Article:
Ina Opperman

By Ina Opperman

Business Journalist


More affluent consumers under more debt strain – consumer default index

Increasing interest rates and cost-of-living increases are putting pressure on people, especially more affluent consumers.


More affluent consumers are still under more debt strain, according to the latest consumer default index, with a R19.28 billion in value defaulted for the first time between April and June. First-time consumer credit defaults increased in the second quarter, although it improved compared to the same period in 2021.

The Experian South Africa’s Consumer Default Index (CDI) for the second quarter continued to show that affluent consumers are under more financial strain, relatively speaking, than their less affluent counterparts.

The FAS Group 1, Luxury Living, showed a year-on-year deterioration, while year-on-year improvements were observed for Groups 2, 3 and 4. FAS Groups 5, Laboured Living, and 6, Yearning Youth, showed significant deterioration, after the improving trend that followed in the two years after the initial hard lockdown conditions.

This is for the most part related to the meaningful increase in new business volumes that was seen for retail over the 2021 festive season, with consumers in these segments feeling the immediate effect of higher food and transport prices as the consumer inflation rate continues along its increasing trajectory.

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Consumer default index increase

The CDI increased from 3.68 in the first quarter to 3.80 in the second quarter, while it improved compared to the second quarter of last year, from 4.05 in 2021 down to 3.80 this year, a relative improvement of 6%.

“This quarterly observation is aligned to the typical seasonality we see for the CDI, where the index increases from March to May due to credit lending increasing during the Black Friday and Festive season spending spree in the preceding year,” Jaco van Jaarsveldt, head of commercial strategy and innovation at Experian Africa, says.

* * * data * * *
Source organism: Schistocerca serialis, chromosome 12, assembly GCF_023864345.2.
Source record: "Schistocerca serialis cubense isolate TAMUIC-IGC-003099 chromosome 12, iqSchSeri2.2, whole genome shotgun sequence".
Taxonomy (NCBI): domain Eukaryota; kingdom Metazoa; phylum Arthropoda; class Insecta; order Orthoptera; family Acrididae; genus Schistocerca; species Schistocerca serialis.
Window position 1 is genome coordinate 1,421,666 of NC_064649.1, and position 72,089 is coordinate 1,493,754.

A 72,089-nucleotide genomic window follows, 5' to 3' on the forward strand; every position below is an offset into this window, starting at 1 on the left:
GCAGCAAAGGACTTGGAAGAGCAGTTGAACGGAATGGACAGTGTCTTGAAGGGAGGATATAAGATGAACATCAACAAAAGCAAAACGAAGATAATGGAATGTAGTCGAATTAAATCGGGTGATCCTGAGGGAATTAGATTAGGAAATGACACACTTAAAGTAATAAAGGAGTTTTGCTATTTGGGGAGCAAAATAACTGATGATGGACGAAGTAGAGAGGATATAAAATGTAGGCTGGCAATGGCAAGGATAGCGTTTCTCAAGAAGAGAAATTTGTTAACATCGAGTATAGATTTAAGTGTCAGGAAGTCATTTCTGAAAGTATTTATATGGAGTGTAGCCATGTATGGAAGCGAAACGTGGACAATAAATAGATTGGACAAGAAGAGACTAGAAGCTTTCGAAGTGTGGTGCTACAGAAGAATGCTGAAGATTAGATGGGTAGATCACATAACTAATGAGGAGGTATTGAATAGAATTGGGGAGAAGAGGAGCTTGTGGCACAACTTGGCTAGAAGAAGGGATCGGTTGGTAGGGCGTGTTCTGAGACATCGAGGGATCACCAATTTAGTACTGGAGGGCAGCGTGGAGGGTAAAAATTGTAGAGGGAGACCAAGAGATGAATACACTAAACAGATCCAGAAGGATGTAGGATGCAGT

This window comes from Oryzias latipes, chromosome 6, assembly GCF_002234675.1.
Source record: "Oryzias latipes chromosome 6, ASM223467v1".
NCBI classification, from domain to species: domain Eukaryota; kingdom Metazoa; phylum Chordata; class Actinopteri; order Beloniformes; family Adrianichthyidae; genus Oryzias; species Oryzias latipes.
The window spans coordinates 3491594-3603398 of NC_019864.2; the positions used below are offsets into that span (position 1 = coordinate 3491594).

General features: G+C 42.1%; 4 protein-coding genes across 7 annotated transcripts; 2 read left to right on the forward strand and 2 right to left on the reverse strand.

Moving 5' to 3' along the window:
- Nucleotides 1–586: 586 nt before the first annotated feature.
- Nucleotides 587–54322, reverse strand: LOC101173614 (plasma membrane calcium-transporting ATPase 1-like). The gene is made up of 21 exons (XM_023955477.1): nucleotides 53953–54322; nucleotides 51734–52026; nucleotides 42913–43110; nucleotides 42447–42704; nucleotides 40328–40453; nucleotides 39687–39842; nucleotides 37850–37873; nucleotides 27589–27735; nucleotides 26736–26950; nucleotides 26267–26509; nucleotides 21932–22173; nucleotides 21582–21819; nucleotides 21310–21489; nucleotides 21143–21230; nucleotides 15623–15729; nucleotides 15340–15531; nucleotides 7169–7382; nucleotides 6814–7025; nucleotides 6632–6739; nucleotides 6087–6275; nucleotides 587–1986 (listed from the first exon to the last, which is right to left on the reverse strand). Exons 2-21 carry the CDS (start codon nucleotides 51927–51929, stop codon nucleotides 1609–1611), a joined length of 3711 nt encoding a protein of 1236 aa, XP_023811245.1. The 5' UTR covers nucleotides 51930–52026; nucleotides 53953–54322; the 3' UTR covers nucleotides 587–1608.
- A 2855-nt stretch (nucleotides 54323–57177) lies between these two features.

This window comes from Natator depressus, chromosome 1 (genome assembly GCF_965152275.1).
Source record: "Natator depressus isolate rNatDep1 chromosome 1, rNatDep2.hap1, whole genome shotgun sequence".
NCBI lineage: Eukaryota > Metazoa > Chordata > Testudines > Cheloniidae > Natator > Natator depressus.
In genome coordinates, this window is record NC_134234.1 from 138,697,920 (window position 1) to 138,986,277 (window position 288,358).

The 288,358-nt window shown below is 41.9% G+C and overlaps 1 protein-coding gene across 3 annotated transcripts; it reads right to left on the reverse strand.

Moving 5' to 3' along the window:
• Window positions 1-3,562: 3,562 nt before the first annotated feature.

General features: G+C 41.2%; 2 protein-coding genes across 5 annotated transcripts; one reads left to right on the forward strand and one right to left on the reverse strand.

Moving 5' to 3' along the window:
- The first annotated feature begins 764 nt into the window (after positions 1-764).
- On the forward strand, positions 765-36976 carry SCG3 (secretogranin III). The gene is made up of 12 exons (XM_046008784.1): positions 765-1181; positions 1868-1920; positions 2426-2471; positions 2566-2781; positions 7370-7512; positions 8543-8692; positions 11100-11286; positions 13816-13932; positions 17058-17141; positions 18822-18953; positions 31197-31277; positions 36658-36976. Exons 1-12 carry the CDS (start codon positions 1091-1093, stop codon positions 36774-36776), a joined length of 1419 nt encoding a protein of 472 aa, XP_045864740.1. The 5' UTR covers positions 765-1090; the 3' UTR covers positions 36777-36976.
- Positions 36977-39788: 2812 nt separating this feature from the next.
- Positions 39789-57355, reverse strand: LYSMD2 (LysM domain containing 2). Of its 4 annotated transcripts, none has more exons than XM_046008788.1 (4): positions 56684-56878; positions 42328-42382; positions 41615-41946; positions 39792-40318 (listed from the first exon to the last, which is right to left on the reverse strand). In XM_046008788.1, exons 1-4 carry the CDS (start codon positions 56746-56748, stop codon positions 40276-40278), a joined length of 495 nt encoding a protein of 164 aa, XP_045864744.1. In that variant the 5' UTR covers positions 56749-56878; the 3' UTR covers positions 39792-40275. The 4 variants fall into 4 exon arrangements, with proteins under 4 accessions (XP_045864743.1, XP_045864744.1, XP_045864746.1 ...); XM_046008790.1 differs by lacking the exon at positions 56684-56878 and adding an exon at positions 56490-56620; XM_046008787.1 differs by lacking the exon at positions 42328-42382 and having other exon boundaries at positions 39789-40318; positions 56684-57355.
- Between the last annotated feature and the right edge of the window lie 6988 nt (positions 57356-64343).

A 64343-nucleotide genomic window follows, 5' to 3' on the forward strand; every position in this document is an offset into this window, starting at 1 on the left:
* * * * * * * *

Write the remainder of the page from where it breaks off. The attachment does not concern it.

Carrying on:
However, he says, what remains to be seen is the relative negative contribution the current global financial situation has, with cost-of-living increases not experienced in decades, negatively affecting consumers.

Unfortunately, the year-on-year improvement was not observed across all products. Van Jaarsveldt says there was a significant deterioration in retail loan defaults year-on-year, primarily due to the highest post-Covid new business volumes observed during the fourth quarter of 2021.

He says it is concerning that this deterioration occurred in a market where new retail accounts opened remain 30% below pre-Covid levels, yet at these lower new account levels, more consumers are showing increasing signs of distress.

“While the deterioration for vehicle loans was more modest, moving from 4.27 to 4.36 year-on-year, the same early signs of distress in the secured market segment is evident, indicating that no consumers are immune to the broad economic and cost of living distresses experienced in the market.”

Although there was an overall improvement the credit card, personal loan and home loan segments, these are not expected to continue into the next quarters as more and more consumers feel the pinch of the current financial environment, especially the significantly higher interest rates,” Van Jaarsveldt warns.

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Cost-of-living increase

He says the cost of living has increased considerably in the aftermath of Covid lockdown restrictions. Consumers experienced a steep increase in consumer price inflation, a prolonged increasing trend in fuel prices, an interest rate upcycle with significantly shorter periods between increases and the highest unemployment rate globally.

South Africa’s increasing unemployment rate is particularly concerning for the credit industry, not only from a credit qualification perspective, but also from a continued affordability perspective, considering existing credit consumers.

“The South African market demand for credit since Covid has not only recovered to pre-pandemic conditions but has actually been exceeding it since the last quarter of 2021, aligning with what we have seen from a macroeconomic perspective, where consumers are under increasing pressure just to make ends meet.”

However, Van Jaarsveldt says, as lenders continue to enforce more conservative lending criteria, supply of credit remains well below pre-Covid levels, especially in the unsecured lending market, which is a trend that has continued even after the pandemic.

“In this tough economic climate, we continue to advise consumers to manage their budgets carefully and use credit responsibly. To maintain a good credit profile, consumers must ensure that they are paying their full instalments on time, not missing any payments and can afford the credit they take out for the full term.”